Clean Me! Please!!
Someone wrote it with a finger tip in the dust and grime clinging to the surface of a computer screen down the hall.
Computer screens are magnets for dirt, even in offices with good air conditioning systems that filter out most airborne dust. Home computers are a bigger problem, especially in places where people smoke cigarettes, do a lot of smoky cooking, or use fireplaces or wood stoves.
In addition to run-of-the-mill dust, monitors in smoky environments will quickly gather a film of greasy smoke particles. The grime can get thick enough to dim screen images and make colors seem washed out.
Clean me? Sure. But how?
First of all, don't scribble “Clean Me” or anything else on a computer monitor, especially one of those new liquid crystal display (LCD), or flat-panel, monitors. The LCD's surface is plastic, not glass like a standard cathode ray tube (CRT) monitor. That index finger can rub grit into the surface and leave scratches. It also can damage the surface coating on a CRT monitor.
If you want conflicting advice on how to clean a computer monitor, search the Internet.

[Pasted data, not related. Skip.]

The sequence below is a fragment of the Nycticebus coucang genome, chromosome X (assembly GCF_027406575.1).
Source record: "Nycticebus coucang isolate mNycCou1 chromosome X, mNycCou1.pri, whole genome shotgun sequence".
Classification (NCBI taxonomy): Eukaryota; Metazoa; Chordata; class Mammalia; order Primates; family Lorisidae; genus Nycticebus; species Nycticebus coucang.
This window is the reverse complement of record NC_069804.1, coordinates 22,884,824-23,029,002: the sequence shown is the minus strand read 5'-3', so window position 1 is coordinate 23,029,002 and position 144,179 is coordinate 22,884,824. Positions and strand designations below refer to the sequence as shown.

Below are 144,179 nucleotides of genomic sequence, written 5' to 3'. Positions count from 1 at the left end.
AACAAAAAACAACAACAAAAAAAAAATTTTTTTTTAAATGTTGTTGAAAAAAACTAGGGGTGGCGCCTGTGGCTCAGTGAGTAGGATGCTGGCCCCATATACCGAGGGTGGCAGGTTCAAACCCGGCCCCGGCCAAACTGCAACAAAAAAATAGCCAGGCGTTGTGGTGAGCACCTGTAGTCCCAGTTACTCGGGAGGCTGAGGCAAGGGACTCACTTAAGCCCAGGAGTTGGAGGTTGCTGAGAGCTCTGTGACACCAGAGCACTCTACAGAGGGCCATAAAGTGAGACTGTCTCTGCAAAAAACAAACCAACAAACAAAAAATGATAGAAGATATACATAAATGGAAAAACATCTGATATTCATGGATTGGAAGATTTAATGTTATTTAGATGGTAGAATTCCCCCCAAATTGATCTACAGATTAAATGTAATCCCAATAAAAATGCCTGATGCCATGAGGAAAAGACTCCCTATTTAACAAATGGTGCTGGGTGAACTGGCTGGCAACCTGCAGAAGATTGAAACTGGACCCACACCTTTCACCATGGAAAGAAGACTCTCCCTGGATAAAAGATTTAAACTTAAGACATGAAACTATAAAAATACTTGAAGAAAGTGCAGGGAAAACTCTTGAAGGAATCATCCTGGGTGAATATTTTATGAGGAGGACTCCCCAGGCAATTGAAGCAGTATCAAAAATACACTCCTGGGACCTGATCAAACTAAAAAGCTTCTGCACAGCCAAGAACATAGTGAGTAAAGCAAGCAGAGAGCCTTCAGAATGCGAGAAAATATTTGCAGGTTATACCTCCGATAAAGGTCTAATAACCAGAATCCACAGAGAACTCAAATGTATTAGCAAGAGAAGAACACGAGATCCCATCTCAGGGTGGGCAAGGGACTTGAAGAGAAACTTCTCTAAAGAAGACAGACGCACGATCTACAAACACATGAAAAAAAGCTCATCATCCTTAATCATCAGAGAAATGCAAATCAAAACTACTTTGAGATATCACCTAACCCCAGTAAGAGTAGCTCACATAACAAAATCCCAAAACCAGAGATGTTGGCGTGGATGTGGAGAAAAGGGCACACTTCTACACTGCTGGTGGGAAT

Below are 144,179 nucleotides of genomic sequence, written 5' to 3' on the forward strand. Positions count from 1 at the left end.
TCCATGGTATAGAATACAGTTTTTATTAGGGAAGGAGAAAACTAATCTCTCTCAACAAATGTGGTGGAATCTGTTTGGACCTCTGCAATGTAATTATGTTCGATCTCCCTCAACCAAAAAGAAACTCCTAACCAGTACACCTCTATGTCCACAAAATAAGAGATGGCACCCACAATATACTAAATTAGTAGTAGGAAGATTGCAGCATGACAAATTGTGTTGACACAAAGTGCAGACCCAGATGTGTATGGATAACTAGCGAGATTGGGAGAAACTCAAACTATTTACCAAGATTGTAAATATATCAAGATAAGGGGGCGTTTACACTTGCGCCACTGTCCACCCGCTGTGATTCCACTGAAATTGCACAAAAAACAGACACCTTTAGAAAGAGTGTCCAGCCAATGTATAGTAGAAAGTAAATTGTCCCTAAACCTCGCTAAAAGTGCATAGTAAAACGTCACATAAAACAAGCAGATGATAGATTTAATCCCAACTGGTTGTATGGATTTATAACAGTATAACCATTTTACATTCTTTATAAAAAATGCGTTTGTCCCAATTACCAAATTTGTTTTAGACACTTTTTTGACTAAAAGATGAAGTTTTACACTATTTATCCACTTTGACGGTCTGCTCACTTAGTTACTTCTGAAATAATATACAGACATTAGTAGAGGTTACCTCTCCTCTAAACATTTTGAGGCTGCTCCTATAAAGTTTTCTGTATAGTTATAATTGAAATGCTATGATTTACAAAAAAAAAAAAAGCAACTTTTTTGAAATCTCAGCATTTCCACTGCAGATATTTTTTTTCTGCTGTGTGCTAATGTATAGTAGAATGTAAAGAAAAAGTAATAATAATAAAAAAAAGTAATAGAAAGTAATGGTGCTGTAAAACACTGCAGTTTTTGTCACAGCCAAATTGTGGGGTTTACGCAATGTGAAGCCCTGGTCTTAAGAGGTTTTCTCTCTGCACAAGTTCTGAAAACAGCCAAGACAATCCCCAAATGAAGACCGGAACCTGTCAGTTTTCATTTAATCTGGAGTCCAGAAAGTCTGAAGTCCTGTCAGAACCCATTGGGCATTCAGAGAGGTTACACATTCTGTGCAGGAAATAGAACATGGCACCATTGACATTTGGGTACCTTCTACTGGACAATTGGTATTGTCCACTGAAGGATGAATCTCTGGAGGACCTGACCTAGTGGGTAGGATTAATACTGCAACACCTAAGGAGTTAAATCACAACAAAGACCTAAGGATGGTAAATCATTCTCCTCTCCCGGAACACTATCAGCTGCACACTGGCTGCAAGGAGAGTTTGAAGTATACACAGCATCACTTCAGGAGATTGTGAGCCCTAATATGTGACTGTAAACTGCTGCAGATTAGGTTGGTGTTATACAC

You'll find individuals boasting that they've broken all the rules for years - using ammonia-based window spray and a paper towel, for instance - with no problems.
Don't follow those bad examples. That monitor is one of the most delicate and costly parts of a computer. And it's the part you see the most. Damage it during improper cleaning, and your eye will be drawn to the flaw a hundred times in each computing session.
Rule No. 1 for safe cleaning is to follow the manufacturer's recommendations. If you've pitched the computer's documentation, go to the manufacturer's Web site and search for directions with terms like “clean monitor.”
Dell, for instance, recommends the following procedure for cleaning a standard CRT monitor: First, disconnect electric power to the monitor. Then use a soft cloth lightly moistened with plain water to clean the screen.
Also recommended: Special commercial screen-cleaning tissues, “wipes,” or sprays, which are available in local stores. Always spray the cloth with the cleaner, just enough to wet it, and gently wipe the screen clean.
For LCD screens, disconnect the electric power. Then use a commercial LCD cleaner, and follow the package instructions. Alternative recommendation: Make your own LCD cleaner from a 50-50 solution of water and isopropyl alcohol, or “rubbing alcohol,” which is available in stores. Lightly dampen a soft, clean cloth with he solution, and then wipe the screen gently.
Never use commercial window cleaners or other products that contain ammonia, or solvents like acetone, ethyl alcohol, toluene, or methyl chloride.
Laptop LCD screens fold closed next to the keyboard, and pick up dirt from the keys.
Clean the keyboard with a commercial compressed air spray can, or turn it upside down tap gently. Then clean the keys with a cotton-tipped swab lightly moistened with a mild detergent.
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